Data dilemma: Massive data is the challenge, says SGI CTO

Each week we ask chief technology officers (CTOs) and other high-profile tech decision-makers three questions.

Dr Eng Lim Goh Dr Goh says making products feature rich is no longer the only consideration

This week, Dr Eng Lim Goh, CTO of SGI is providing the answers.

SGI provides high performance computing, servers, storage, data centre and cloud computing solutions. The company has over 1,300 employees worldwide and sells systems, technologies, software, and services to enterprises in over 26 countries.

What's your biggest technology problem right now?

The big challenge we are facing is the growing amount of data and that data is coming from two different places.

The first place is high performance computing. These systems are getting bigger and faster, and the result is that they are generating more and more data.

So we've spent years refining the process to get them faster, and linking more and more systems so they can process models faster and at higher resolutions and better fidelity. The result of this in many cases is the generation of massive amounts of data.

The second part that is also a big data generator is from scientific instruments - I like to call it from microscopes all the way to telescopes and everything in between - from DNA sequencers to street cameras to sensors, and other instruments that are continuously recording and generating data.

We end up in a world where we have to deal with this deluge of data. This is the challenge.

We spent a lot of energy building bigger, better computers - now is the time to look at how we deal with the data generated from them.

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What's the next big tech thing in your industry?

Following on from the fact that we have to deal with the challenge of big data, the next big thing for us has to be how to deal with that data, finding a breakthrough in dealing with it.

If one were to generalise, we could look at data in two ways. Data easily divisible into small pieces and data that is not easily divisible.

In the former case we actually have some solutions to these massive clusters, using server farms and on top of that these Hadoop distributed server systems [software filesystems that let users work with large amounts of data], and on top of that we can put an application like MapReduce that search engines use, this will form a highly distributed application to allow you to process and search through the data

It's not a perfect solution but at least we have a means of dealing with it.

I think the big breakthrough comes with the second part - big data not easily divisible.

One example is indexing the entire world wide web. Search engines don't do it every day, it takes a long time. It's not easily divisible - you can't use a massive server farm to split it.

Once you've indexed it a search is easily divisible.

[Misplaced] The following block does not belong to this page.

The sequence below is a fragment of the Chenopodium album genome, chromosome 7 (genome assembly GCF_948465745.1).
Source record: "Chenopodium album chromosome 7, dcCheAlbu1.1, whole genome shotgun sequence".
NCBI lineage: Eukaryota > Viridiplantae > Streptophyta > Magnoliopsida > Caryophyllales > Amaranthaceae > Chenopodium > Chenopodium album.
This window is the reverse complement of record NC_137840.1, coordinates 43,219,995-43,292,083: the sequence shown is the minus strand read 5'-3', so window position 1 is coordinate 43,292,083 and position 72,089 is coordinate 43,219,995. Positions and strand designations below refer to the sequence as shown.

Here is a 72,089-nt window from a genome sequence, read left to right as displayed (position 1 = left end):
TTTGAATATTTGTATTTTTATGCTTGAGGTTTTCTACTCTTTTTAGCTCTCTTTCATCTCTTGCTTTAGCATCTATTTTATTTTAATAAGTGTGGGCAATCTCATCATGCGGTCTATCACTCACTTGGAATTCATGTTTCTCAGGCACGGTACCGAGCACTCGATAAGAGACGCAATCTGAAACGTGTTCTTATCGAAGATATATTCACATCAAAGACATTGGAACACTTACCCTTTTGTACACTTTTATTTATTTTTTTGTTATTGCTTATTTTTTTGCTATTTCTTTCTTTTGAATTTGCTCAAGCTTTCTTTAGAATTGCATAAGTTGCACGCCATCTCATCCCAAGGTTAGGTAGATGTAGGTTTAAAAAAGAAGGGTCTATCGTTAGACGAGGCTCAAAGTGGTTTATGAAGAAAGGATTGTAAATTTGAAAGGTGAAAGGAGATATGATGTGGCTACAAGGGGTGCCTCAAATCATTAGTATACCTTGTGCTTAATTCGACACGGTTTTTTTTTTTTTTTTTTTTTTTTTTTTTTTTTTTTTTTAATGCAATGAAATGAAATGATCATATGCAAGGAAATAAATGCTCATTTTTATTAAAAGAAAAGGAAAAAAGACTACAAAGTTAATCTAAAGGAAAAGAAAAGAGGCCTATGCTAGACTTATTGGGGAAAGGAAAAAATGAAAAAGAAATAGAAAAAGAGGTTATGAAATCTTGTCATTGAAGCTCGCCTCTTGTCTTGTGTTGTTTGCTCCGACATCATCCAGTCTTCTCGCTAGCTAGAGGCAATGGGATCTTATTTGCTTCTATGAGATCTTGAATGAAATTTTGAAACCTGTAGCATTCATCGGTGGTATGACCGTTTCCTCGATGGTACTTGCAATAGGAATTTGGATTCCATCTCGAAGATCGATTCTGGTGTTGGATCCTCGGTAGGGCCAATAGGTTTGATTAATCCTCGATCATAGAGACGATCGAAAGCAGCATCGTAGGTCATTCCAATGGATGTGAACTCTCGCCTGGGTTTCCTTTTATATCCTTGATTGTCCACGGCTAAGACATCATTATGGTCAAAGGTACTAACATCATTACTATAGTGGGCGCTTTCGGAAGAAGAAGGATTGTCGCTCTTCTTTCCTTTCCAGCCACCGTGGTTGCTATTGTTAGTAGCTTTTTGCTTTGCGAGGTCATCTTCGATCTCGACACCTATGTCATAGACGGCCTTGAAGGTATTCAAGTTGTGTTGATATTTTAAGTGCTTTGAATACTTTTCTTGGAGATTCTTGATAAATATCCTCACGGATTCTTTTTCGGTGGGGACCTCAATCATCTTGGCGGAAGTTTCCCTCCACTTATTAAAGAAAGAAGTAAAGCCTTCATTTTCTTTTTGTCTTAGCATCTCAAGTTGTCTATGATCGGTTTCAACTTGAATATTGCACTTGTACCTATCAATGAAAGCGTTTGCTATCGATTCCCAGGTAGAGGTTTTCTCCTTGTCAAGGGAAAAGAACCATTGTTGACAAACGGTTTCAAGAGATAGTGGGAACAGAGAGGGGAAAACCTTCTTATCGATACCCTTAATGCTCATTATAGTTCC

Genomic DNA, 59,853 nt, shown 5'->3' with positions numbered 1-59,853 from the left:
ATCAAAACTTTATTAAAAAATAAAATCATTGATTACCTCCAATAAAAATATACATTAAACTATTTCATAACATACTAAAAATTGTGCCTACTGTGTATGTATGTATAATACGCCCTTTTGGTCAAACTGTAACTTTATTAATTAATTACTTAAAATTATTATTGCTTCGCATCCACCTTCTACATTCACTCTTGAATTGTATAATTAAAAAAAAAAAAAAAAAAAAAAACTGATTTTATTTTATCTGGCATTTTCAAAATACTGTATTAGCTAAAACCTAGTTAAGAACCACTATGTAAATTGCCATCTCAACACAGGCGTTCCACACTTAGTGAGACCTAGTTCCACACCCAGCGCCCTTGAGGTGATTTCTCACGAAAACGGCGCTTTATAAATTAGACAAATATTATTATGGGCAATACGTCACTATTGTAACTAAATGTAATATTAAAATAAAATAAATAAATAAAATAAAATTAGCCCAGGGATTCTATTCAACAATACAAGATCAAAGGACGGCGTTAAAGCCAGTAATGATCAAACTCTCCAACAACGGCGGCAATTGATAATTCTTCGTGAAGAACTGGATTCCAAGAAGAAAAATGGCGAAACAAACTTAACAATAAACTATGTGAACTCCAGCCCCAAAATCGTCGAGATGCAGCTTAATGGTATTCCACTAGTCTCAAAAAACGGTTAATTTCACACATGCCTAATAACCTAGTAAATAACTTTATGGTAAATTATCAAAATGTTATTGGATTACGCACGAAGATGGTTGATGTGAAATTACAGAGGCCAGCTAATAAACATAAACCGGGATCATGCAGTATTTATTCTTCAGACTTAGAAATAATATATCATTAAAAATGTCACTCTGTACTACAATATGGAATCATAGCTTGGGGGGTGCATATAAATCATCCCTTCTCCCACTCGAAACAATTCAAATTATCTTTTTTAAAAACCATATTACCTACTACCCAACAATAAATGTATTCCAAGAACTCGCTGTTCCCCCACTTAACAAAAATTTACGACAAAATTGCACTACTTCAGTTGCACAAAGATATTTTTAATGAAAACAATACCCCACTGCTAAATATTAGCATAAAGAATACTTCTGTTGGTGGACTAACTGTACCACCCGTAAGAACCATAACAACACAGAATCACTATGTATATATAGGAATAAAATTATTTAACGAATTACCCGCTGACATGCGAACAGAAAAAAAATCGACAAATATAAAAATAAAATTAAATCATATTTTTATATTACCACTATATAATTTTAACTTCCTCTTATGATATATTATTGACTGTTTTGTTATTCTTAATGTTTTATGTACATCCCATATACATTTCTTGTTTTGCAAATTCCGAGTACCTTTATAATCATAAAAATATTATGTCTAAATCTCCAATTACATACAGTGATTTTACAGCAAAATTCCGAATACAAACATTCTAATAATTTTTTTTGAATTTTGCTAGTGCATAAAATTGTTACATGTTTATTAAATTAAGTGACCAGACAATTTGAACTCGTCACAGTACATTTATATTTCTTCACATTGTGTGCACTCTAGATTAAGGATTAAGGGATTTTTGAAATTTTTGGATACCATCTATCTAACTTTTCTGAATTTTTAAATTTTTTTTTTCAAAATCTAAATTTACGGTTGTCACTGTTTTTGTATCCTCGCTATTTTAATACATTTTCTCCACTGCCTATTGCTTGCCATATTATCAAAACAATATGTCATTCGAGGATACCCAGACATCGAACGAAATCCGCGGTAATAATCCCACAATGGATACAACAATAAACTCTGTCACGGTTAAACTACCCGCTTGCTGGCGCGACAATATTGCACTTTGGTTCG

This is where we've been dedicating quite a lot of research and development, in figuring out how to build not a server farm of many small nodes, but to build a system that is one big server made up of many nodes - so to the application it's one big server.

The goal of this project - Project Ultraviolet - is to build a scale-up server, so it can keep growing with the massive amounts of data, where the data can be processed as a whole in a monolithic way.

That's what we've been spending our energies on - so we could for example index the whole worldwide web every hour - but there would be network implications.

What's the biggest technology mistake you've ever made - either at work or in your own life?

I've been with the company more than 20 years and CTO more than 10 of those 20 years.

I think rather than a single mistake it is more a collection of things, or wisdom that you develop over the years.

It is where in the past one would lean more towards trying to get a product complete with all the features that we desire, and in fact more than we initially desire. As we develop we want to put more into it. So basically the desire to get towards perfection.

But over the years I've learned that to be successful one has to have a triangle where yes, feature rich is one point, but you need to have two other points - time to market and cost.

So over the 10 years I've been CTO, what I've learnt from the past is that one has to look at these three points as you develop products rather than the single pursuit of feature richness.

In the early days if you had something that was feature rich, you could still be very successful.

But over the years people can come up with innovations much quicker, so you have to start thinking about getting things to the market in a timely manner. Times have changed, and we have now to look at things in the this tri-partite way rather a singular pursuit of feature richness.

That's the lesson I've learnt

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